Six Reasons to Prioritize your Child’s Reading Life

What if I offered you a magical potion that would transform your child’s education? What if it could boost her standardized test scores, sharpen her critical thinking, raise her grades in every class, cultivate her character, and even strengthen your relationship with her? But wait, it gets even better: This magic potion is absolutely free.

You’d probably laugh! It sounds too good to be true, doesn’t it? But it’s true!

Reading—lots and lots of reading—is the magic that can revolutionize your child’s education. Whether your child is an infant or a high-school senior, whether she is in public, private, or home school, increasing her exposure to books will have long-lasting benefits. Consider these six benefits:


Reading to young children gives them a head-start in school.

Reading aloud to your child is a delightful, relational activity that yields concrete academic benefits. In fact, reading to her at home is the best way for you to prepare her to read independently.1 And interacting with your child as you read to her—pointing to the words and letters, asking questions about the story and pictures—prepares her for the learning that takes place in a school setting.

So grab a picture book, snuggle up with your little one, enjoy a story together, and—voila!—she’s well on her way to thriving at school!



Read-aloud time in grade school makes a big difference in standardized test scores.

Research suggests that when you add just one more read-aloud session per week to your child’s routine, her standardized test scores improve significantly—as much as 15-30 percent.2 So as you laugh together over Roald Dahl’s Matilda, and cheer together for the little mouse in Kate DiCamillo’s The Tale of Despereaux, and explore the magical world of C.S. Lewis’s Narnia together, you’re also strengthening her mind.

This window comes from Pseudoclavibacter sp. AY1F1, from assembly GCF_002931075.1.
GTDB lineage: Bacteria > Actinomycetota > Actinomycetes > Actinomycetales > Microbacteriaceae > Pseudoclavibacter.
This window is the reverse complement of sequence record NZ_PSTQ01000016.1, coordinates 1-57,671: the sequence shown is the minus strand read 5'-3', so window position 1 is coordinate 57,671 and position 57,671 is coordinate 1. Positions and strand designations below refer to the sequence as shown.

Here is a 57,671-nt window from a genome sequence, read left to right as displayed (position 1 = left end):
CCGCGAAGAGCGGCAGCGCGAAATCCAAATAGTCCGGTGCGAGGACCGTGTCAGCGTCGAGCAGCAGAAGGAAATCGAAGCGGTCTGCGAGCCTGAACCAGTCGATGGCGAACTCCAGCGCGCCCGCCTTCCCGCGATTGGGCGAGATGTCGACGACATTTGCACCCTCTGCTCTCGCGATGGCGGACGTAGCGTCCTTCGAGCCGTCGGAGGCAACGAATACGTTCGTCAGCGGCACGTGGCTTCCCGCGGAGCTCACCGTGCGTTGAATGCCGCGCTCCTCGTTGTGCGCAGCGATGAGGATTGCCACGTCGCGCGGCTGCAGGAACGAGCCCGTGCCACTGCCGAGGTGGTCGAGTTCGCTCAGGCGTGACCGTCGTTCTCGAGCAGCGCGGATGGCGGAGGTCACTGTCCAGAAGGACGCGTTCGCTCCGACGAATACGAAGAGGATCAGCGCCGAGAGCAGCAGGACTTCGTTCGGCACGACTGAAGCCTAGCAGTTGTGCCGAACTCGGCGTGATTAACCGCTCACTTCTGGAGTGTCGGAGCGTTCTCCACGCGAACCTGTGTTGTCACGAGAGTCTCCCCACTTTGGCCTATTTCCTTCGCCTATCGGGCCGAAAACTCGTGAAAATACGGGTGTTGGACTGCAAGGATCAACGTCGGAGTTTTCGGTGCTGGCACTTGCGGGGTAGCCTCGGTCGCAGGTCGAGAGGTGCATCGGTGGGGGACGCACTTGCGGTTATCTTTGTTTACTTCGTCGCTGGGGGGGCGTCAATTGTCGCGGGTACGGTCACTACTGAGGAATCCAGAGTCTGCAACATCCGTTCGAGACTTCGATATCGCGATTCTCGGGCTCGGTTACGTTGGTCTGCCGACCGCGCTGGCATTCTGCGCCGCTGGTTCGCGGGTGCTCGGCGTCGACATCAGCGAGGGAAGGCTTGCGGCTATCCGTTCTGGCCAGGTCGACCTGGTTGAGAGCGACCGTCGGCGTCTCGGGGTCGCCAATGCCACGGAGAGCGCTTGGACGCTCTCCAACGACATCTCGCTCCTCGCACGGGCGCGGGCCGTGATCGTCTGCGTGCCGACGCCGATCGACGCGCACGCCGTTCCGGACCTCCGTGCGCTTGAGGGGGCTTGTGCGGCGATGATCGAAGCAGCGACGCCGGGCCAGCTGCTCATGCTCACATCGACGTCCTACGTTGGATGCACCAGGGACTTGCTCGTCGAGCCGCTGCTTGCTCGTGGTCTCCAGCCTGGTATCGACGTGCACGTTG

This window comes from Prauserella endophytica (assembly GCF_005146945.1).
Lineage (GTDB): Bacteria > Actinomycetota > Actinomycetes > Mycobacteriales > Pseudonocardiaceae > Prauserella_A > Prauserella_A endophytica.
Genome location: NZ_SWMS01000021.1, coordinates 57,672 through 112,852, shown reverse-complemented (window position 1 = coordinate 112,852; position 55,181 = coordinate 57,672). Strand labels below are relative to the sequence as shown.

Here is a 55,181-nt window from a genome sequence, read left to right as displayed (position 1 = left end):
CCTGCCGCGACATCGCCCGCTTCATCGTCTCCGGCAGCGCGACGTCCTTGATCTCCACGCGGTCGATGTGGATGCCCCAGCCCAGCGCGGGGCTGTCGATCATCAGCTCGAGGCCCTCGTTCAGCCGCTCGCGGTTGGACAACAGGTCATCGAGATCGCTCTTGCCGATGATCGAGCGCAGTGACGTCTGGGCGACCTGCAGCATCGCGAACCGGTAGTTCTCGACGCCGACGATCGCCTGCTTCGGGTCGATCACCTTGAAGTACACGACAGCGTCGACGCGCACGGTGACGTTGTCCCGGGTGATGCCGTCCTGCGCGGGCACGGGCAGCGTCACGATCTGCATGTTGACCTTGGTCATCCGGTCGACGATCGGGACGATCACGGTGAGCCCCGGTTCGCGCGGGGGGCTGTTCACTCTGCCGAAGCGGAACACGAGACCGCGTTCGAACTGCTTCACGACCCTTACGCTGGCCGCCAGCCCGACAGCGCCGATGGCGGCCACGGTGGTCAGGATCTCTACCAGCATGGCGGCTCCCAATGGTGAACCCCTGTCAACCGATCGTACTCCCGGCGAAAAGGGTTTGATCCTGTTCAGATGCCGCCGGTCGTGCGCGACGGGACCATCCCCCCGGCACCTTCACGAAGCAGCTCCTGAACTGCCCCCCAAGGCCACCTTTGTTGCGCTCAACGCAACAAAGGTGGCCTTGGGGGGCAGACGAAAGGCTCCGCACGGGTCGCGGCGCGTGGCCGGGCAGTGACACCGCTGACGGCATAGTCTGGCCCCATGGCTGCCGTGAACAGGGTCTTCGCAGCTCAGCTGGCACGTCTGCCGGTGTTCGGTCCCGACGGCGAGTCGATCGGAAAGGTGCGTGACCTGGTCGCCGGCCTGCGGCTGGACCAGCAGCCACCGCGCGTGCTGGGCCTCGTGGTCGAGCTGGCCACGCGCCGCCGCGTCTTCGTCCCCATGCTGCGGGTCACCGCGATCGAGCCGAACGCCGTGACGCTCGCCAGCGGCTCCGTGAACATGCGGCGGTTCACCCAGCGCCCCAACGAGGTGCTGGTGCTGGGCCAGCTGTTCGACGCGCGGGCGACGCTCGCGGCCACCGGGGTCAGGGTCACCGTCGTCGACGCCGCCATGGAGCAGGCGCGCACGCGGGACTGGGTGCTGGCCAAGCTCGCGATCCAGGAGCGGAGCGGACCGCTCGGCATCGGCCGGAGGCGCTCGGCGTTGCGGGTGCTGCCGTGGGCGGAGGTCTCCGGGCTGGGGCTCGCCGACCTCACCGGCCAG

Reading for 30 minutes per day builds a massive vocabulary.

Students who read more than 30 minutes per day will learn almost 14,000 words by the time they graduate high school, while students who read less than 15 minutes per day will learn about 2,000.3 Yes, you read that correctly: a difference of about 12,000 words.

Although those numbers are impressive, this is not about your child knowing a bunch of big words. It’s so much more than that: a large vocabulary will bolster her reading comprehension, and as her reading comprehension improves, so will her critical thinking skills—and everything requires critical thinking. From science to math to history, her reading creates a ripple effect that will touch every subject she studies.



Reading enriches background knowledge, and background knowledge is necessary for learning.

Students who have exposure to many books—through read-alouds and personal reading—have a deep pool of knowledge about all kinds of things: the ocean, birds, Nigeria, the Civil War, cooking, tornados, Greek mythology, etc. Whatever they encounter in books adds to their growing collection of background knowledge.

If a child’s background knowledge is rich, she will be able to comprehend what her teachers and textbooks communicate—her background knowledge enables her to make sense of classroom material. If her background knowledge is shallow, learning will be much more challenging.4